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How to Keep 'Em on the Farm
By Michael Khoo
August 31, 1999
Part of MPR Online's "Trouble on the Farm" project.
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Minnesota Senators Paul Wellstone and Rod Grams appeared together last night to discuss the state's farm crisis. The two participated in a Minnesota Citizens' Forum where they were joined by representatives of the Ventura administration.

MINNESOTA'S SENATORS, - polar political opposites in most respects - did find one point of agreement. As Senator Wellstone put it, low commodity prices are pushing many farmers to bankruptcy. In his mind, that made the appropriate course of action crystal clear.
Wellstone: It's not true we don't know what to do. We do know what to do. It's a price crisis and you're going to have to take the cap off the loan rate, and people are going to have admit that the "Freedom to Farm" has been Freedom to Fail. People don't have to say, "I voted the wrong way." I don't care, because there can be honest disagreement. But there's going to have to be a correction, there's going to have to be a modification, there's going to have to be a change. And it's going to have to be done now.
Grams acknowledged low crop prices are the crux of the problem for many rural Minnesotans. But he argued pushing prices up artificially - rather than letting the market operate - would ultimately fail.
Grams: We can talk about raising the price, but we can distort the markets in doing it. The one thing we don't want to do is price our commodities out of the world market and have these huge surpluses begin to back up even more. So we can raise the price, but it would be very short-term help and long term disaster.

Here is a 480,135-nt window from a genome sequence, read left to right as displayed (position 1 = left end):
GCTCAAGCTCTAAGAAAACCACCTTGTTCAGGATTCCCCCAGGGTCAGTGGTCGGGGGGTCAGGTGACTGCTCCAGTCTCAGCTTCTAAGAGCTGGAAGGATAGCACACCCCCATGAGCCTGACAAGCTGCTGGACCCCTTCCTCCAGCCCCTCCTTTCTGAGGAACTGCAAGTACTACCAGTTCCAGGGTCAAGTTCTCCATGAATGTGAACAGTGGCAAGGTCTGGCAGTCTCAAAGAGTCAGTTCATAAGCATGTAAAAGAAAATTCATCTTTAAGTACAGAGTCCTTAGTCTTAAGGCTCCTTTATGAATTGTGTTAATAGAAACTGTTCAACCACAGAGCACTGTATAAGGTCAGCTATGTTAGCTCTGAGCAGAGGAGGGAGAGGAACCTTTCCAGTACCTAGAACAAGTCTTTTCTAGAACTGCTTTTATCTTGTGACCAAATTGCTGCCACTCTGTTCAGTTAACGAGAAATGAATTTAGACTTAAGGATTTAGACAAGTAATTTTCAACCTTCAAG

The federal government is expected to approve more than $7 billion in farm relief later this month. But all participants agreed that money would not solve long-term, structural problems in the rural economy. Minnesota Planning Director Dean Barkley represented the Ventura administration. He said extending telecommunications infrastructure to rural Minnesota would bring more economic choice to outstate residents.
Barkley: We have to make sure that the private sector goes out and connects all of Minnesota. And if they don't, we have to go in there and fill in the gap so businesses can move. All your new high-paying businesses are going to be - most of them - linked to telecommunications. And if rural Minnesota doesn't have that infrastructure, they are not going to develop it.
And Wellstone seconded the idea.
Wellstone: I really like the idea of connecting up a lot of hard working people who work with numbers. We're now telecommuting, we've got information technology companies that are growing. And I think there's way of having that marriage. But that's no substitute for fighting for family farms.
Grams suggested long-term aid should consist of crop insurance reform, more favorable trade agreements, and eliminating the estate and capital gains taxes.